The EU’s Covid stimulus package will need the support of two-thirds of Finland’s MPs to pass a vote in parliament, after a key committee ruled that constitutional implications demanded a strengthened majority.
Finnish political parties have been divided over the measure, with some criticizing the increased joint responsibilities for delivering the stimulus package.
Iltalehti reported that at Tuesday’s committee meeting, Center Party lawmakers tipped the scales and voted to demand an increased majority for the package to pass.
The party is under pressure from the Finnish Eurosceptic party ahead of the local elections in June. The other four government parties (SDP, Left Alliance, Greens and Swedish People’s Party) are expected to support the package.
The largely pro-European national coalition party has criticized the EU’s stimulus fund and now holds the deciding votes on whether or not to pass Parliament.
Refrain in protest
On Tuesday evening, the party’s parliamentary group leadership announced it would abstain on the package.
Group president Kai Mykkänen said the move meant they would not vote for the package, which they see as problematic because it pushes the EU towards tax transfers, but would allow the government to get a two-thirds majority anyway, if all members of government parties vote for the stimulus.
If all NCP MPs abstained, there would be 161 active votes available and a two-thirds majority would be 108 – well within the grasp of the five government parties, which alone hold 117 seats in parliament.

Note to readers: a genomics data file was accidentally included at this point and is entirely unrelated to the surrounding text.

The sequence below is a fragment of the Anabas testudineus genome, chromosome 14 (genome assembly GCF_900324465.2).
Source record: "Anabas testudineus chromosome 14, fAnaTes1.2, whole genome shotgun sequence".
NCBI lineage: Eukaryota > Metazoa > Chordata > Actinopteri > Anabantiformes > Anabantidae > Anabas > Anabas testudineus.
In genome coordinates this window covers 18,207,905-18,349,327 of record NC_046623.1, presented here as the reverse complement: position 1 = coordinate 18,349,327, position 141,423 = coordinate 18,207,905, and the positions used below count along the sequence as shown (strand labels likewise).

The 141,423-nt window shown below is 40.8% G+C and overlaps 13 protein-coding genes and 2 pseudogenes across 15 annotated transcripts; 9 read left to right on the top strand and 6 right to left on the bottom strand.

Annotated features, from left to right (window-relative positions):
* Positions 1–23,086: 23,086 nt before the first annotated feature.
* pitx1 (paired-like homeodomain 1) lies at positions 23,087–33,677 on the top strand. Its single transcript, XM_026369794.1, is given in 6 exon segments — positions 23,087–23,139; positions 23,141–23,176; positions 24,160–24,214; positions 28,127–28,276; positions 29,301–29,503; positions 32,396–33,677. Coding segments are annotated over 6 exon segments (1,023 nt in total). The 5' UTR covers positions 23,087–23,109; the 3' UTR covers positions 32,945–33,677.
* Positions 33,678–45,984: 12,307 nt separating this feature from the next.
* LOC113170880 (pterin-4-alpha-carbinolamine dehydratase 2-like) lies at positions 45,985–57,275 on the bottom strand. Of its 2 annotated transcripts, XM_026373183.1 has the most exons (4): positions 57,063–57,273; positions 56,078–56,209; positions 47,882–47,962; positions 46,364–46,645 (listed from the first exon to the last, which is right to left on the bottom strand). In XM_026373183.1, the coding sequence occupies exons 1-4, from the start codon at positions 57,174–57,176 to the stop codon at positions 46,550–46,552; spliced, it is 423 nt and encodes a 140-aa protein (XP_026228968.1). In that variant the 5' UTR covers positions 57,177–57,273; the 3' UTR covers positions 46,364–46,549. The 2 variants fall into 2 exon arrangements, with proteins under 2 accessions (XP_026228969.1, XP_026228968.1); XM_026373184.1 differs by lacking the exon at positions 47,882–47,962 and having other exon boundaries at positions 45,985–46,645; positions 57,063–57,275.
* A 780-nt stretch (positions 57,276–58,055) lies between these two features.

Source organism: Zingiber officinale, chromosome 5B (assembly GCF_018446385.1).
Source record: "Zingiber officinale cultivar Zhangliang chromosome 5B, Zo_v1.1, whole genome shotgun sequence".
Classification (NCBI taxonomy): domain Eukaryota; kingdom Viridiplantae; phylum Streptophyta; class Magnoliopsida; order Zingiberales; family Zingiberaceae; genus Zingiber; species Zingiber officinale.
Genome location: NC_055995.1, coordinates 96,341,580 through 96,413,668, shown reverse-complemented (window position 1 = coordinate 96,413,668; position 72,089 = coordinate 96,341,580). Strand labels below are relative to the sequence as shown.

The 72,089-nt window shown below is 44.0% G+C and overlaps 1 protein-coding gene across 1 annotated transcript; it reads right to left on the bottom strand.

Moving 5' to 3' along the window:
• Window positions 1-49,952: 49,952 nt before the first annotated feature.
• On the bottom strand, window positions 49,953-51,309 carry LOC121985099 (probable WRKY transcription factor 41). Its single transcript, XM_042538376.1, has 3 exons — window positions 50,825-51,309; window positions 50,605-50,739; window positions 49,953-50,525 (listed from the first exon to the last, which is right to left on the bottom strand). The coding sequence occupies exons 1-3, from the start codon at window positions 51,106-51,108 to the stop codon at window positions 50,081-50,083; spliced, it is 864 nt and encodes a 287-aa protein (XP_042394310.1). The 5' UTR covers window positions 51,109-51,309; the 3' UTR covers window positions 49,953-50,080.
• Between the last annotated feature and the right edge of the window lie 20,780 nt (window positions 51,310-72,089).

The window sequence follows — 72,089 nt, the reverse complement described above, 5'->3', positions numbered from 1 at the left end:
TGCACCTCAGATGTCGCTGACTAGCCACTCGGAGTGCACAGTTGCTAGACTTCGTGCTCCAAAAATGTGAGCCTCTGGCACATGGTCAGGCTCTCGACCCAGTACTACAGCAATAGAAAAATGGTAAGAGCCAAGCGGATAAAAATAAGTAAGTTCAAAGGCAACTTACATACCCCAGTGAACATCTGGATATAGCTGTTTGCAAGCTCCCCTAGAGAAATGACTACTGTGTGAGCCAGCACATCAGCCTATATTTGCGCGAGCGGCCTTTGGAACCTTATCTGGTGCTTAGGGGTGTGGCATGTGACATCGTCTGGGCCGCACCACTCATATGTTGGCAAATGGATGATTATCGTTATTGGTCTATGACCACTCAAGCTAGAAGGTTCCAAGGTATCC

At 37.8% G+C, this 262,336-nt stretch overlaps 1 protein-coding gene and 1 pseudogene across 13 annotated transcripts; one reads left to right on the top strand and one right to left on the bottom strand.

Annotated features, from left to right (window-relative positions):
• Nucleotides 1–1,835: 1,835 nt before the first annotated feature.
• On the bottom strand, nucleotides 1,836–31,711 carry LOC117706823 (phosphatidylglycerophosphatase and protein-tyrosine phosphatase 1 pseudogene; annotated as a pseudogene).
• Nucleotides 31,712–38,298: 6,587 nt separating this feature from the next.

Center Party parliamentary group leader Antti Kurvinen had earlier said his MPs would vote for the package, but the finely balanced arithmetic was disrupted when at least two NCP MPs announced they would vote for the package. way against the package.
Wille rydman (NCP) and Janne Heikkinen (NCP) both said they would vote against the package on principle because they wanted to prevent it from passing.
Advantages and disadvantages
The Recovery and Resilience Mechanism will provide some € 672.5 billion in loans and grants to help member states recover from the pandemic-induced recession. Combined with other aspects of the package, the total amount of funds disbursed by the EU will amount to € 750 billion.
As part of this package, Finland will receive some 2.9 billion euros in the near future and will repay around 6.6 billion euros by 2058. The package must be approved by all member states of the EU before they can enter into force.
Yle reported on Monday evening that the government had asked senior Finnish officials and the EU legal service what the consequences would be if a member state rejected the package.
The consensus was that any state rejecting the fund would risk severely diminished influence in the EU for years to come.
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